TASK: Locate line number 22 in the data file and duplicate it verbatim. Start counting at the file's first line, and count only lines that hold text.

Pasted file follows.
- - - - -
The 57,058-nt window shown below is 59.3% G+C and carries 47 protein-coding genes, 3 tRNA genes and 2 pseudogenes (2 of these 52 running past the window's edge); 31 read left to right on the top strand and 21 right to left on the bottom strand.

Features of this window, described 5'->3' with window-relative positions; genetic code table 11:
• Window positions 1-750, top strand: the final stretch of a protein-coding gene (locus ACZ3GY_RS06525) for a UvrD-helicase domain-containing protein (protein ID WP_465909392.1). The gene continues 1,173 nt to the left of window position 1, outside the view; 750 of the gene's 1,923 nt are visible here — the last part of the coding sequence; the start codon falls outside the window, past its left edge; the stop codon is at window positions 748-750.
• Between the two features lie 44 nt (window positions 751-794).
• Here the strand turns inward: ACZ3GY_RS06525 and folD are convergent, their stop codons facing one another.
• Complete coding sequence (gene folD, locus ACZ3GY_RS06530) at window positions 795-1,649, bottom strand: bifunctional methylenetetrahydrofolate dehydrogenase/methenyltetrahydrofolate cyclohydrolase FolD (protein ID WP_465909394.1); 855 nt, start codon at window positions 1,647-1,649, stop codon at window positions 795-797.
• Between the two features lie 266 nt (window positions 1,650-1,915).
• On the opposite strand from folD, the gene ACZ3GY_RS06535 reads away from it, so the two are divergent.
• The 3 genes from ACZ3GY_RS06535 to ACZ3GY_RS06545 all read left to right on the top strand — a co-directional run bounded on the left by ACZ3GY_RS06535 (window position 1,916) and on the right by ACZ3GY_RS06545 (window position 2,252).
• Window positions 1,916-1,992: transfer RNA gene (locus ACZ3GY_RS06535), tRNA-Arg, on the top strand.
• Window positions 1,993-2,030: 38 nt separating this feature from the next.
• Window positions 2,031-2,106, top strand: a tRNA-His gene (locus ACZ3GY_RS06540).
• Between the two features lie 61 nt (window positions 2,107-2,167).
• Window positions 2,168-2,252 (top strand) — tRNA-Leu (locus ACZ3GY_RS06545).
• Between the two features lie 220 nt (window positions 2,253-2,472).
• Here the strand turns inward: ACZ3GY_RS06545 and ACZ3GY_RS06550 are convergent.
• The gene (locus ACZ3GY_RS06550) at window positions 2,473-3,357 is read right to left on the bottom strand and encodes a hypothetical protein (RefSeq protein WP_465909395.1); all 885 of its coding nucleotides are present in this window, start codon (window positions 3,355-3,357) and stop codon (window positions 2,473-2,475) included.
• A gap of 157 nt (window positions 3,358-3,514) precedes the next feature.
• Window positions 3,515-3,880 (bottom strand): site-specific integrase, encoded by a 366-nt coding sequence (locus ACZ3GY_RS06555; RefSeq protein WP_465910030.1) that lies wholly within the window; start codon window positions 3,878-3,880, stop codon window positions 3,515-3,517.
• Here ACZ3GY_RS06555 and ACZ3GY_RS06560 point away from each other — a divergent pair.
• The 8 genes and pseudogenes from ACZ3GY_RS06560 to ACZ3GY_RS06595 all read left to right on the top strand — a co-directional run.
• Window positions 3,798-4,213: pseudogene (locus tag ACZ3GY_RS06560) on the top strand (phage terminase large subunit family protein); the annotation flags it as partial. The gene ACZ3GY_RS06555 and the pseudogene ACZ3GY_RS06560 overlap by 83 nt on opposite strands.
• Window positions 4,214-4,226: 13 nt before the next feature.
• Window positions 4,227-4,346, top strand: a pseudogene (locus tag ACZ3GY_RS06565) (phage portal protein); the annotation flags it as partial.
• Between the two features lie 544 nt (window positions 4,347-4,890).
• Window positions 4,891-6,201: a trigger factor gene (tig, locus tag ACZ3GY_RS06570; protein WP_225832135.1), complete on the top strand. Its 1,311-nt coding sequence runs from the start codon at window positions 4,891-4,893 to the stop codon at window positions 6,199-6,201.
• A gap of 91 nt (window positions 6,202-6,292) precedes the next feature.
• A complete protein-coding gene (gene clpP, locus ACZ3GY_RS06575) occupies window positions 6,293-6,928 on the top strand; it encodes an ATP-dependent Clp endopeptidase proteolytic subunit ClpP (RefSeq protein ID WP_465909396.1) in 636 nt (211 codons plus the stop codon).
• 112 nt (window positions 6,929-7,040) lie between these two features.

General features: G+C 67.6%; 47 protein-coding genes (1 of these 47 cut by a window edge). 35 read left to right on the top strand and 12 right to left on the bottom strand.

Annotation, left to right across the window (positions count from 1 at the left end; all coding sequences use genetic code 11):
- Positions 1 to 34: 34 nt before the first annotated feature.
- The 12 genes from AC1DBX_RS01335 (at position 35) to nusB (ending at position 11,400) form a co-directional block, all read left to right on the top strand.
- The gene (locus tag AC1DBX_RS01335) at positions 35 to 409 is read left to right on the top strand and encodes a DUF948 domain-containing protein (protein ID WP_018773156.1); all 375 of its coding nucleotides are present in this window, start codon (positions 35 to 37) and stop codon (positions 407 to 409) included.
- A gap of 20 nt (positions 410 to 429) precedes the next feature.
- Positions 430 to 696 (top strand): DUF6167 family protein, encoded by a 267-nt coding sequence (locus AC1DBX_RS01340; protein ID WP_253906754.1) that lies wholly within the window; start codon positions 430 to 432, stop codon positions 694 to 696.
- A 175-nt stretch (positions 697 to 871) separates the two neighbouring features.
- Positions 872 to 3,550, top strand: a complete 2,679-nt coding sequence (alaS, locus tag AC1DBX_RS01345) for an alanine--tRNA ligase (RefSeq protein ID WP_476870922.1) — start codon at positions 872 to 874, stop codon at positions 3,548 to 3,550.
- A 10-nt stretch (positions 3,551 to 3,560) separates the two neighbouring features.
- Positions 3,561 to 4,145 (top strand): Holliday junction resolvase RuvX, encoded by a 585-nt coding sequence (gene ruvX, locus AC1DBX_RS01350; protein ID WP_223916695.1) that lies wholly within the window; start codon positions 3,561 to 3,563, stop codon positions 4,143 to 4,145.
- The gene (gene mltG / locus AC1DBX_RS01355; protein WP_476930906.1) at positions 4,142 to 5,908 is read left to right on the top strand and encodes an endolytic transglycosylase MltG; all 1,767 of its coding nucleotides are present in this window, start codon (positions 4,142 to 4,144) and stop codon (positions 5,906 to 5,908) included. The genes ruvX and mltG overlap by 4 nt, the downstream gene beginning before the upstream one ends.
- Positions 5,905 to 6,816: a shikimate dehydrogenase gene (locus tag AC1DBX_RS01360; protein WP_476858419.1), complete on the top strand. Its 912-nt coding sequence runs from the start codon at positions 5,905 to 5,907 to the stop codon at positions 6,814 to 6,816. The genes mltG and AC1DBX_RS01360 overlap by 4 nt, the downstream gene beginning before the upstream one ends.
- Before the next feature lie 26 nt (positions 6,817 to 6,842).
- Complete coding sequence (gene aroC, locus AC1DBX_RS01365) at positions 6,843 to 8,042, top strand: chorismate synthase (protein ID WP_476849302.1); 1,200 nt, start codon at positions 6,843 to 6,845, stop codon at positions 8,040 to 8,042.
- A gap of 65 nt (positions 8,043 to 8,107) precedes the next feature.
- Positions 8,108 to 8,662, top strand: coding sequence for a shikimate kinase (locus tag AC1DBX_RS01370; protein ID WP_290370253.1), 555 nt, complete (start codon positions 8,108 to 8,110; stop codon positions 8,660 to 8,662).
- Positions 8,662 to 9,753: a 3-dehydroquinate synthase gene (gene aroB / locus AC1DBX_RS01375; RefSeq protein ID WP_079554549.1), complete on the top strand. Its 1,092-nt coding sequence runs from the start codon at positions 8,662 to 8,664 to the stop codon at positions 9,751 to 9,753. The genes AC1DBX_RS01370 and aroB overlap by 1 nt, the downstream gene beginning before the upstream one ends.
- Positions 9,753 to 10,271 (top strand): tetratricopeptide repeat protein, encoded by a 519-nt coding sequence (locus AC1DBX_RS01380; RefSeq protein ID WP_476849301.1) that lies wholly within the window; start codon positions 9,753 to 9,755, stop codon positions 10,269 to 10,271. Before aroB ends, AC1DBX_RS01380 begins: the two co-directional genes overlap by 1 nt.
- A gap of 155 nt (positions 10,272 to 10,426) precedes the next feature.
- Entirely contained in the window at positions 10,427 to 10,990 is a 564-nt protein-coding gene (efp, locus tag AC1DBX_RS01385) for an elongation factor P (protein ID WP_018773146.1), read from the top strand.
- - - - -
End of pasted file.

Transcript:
• Window positions 3,798-4,213: pseudogene (locus tag ACZ3GY_RS06560) on the top strand (phage terminase large subunit family protein); the annotation flags it as partial. The gene ACZ3GY_RS06555 and the pseudogene ACZ3GY_RS06560 overlap by 83 nt on opposite strands.